|from where else? Bing|
Trusting your gut.
Many of us do it without giving it a second thought. Maybe you did it last weekend when you made your football picks. Thankfully, my Giants didn’t have to play and I was saved that humiliation. I can’t say the same for this week.
Let’s take it a bit further. Perhaps you trusted your gut on your way to work this morning and you left a few minutes early. You don’t really know why, but your instinct told you it was best to walk out your front door five minutes earlier than normal, so you did. You didn’t question it. You just got in car and left. Maybe you avoided a traffic jam. Or even a car accident. You’ll never know.
Many moms understand this on an even deeper level. A mother’s instinct, that gut feeling, can tell you something is wrong with your child. It can scream at times. It alerts us before something has happened to our precious little ones.
Then, there are people like me.
I managed to screw up my God given gift. Not through any fault of my own though. Mine was a wreck thanks to relational trauma caused when I found out about Devin’s sex addiction. The PTSD from the trauma caused me to become hypervigilant. I acted on every suspicion I had about Devin.
I never allowed myself time to relax and settle back down. I lived in an almost constant state of anxiousness. If I suspected Devin was surfing porn, I’d run to the computer and check. I’d spend hours wasting away trying to dig up some kind of evidence of him looking at porn or having an online affair. That led me to forums on sex addiction and betrayal. I kept myself in a negative mindset.
Then, Devin would do something completely innocent but to me, it was a red flag. I’d be back at the computer again. Wasting my time and energy. Every time I closed my laptop, I felt sad and defeated. Sometimes, I was even disappointed I didn’t find anything. At least if I found something, I wouldn’t have squandered away so much time for nothing.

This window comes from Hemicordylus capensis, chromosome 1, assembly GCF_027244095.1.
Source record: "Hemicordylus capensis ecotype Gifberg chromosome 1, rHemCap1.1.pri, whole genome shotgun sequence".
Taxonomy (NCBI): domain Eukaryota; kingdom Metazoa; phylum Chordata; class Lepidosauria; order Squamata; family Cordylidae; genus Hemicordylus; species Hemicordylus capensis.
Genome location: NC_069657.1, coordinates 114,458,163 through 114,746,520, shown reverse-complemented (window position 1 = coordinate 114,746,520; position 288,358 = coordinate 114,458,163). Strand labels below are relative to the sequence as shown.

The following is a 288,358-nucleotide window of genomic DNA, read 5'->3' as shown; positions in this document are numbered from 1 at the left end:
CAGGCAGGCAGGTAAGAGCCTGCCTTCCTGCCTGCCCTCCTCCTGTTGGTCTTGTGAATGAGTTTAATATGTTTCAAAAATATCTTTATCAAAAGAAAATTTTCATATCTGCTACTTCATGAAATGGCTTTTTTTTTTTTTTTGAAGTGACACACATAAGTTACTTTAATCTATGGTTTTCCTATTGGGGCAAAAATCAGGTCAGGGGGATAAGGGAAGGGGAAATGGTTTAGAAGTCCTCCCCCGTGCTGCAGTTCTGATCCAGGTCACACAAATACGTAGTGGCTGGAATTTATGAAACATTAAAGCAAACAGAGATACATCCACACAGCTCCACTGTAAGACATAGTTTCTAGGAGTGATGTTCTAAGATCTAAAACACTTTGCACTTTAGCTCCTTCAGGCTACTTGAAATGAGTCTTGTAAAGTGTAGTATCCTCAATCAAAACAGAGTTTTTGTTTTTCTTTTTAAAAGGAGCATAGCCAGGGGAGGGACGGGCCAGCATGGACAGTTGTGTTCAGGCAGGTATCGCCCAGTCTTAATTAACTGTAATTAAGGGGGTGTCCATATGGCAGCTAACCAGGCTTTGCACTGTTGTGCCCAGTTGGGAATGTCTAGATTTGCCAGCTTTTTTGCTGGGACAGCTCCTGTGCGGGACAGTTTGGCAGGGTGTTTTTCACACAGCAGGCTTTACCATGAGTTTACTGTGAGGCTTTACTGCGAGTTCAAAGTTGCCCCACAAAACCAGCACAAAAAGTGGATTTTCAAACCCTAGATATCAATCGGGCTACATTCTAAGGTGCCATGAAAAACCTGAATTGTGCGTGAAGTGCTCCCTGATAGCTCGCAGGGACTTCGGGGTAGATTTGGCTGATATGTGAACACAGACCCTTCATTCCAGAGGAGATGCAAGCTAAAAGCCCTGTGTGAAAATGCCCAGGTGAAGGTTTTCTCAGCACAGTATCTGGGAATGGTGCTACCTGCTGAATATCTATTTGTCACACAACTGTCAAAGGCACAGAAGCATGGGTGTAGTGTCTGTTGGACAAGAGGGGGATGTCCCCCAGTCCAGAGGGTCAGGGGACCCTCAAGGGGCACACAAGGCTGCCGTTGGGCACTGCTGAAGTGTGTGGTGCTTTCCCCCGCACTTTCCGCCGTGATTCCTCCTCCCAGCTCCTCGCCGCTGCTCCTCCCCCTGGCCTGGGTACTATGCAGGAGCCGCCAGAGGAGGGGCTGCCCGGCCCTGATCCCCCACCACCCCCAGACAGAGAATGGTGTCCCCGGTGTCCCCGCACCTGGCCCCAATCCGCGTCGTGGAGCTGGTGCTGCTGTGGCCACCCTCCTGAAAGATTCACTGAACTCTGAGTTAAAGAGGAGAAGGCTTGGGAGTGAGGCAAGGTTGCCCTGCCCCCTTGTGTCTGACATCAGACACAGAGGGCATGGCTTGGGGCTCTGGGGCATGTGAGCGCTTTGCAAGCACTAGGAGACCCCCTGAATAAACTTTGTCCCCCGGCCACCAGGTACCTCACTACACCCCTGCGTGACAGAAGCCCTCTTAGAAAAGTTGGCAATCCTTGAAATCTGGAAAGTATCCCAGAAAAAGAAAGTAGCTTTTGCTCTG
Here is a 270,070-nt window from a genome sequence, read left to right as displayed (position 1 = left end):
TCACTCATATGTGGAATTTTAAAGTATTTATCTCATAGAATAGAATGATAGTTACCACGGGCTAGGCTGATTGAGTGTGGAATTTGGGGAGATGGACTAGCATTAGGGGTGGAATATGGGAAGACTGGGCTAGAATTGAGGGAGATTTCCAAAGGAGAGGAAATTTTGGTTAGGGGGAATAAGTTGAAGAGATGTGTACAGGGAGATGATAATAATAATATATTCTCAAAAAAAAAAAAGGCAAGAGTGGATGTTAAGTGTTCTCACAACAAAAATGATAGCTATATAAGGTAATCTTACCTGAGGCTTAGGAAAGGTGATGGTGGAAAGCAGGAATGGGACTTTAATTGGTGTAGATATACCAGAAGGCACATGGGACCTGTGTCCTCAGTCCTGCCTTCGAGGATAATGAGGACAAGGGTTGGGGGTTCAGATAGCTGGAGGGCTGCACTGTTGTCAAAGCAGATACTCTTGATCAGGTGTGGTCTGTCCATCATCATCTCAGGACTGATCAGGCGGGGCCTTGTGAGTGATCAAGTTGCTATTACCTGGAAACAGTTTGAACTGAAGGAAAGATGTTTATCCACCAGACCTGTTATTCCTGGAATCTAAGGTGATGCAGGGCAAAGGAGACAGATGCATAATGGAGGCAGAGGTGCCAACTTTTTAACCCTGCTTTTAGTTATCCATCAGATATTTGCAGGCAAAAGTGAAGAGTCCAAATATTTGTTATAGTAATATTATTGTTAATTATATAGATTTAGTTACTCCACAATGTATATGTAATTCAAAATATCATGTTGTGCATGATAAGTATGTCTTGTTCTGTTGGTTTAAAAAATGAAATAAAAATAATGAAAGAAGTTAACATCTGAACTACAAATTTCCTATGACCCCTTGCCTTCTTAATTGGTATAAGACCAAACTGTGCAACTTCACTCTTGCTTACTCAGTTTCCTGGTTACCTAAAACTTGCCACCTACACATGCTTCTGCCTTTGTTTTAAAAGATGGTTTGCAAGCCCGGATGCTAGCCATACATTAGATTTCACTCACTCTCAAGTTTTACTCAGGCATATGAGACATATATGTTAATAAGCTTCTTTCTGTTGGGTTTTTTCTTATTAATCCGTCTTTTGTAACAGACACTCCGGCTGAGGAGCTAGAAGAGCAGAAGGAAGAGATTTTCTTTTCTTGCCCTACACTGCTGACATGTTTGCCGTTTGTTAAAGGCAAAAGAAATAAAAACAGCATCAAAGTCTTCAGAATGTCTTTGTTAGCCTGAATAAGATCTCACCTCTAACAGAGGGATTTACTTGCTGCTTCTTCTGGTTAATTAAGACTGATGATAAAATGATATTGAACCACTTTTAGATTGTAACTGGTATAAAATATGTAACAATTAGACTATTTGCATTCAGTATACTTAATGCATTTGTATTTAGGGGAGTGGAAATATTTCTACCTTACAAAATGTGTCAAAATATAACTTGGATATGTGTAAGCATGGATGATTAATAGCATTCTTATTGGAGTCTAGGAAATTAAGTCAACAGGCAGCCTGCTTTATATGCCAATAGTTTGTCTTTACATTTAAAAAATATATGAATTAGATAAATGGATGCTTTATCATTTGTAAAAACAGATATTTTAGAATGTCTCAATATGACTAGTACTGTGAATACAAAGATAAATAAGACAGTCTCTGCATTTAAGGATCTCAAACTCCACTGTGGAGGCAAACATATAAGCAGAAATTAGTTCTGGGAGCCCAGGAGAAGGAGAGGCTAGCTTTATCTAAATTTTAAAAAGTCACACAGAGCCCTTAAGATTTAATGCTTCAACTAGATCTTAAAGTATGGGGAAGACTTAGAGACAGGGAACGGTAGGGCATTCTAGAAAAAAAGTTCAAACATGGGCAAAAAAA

Eventually, it dawned on me. I couldn’t trust my gut anymore. I lost the ability to know when something was “off” with Devin. Those of you married to an addict know they have “tells.” Things they do or say when they are headed down the wrong path in their recovery.
When I wasn’t able to quiet my mind enough to calm it, I knew things had to change. I stopped being hypervigilant. It was a difficult journey for me. It meant entering a world of not knowing. Not knowing what Devin was or was not doing was frightening. It meant learning how to trust. I had to begin placing my belief in him and in myself.
I had to hope he would come to me when things were headed down a slippery slope. I also had to believe that I could trust my gut.
In time, my gut instinct came back. I could see clearly when Devin’s recovery wasn’t going as well as it should be. I trusted my instincts and talked to him when I felt it was necessary. Each time it’s been for good cause. Then came the time I hoped for, he came to me.
I think it’s okay to trust. It’s also okay to verify, with your spouse’s knowledge…none of this spyware crap unless you’re both on board with it. To me, if you’re spying on your spouse because you’re afraid they’ll act out again or because they’re not working they’re program then you need to have a serious talk with your spouse. Not spy on them. You’ll just drive yourself bananas. If they want to act out, they will. Not to mention, you’re expecting transparency from them. Shouldn’t they get it from you too?
Devin and I have an agreement when it comes to trust but verify: If I have a feeling he’s surfing, or I trigger and it results in me looking at any of his devices or tracking him on his phone, then I tell him within twenty-four hours.
Although, I can’t recall the last time I’ve done either of those things. My gut instinct has been very calm. I like it that way.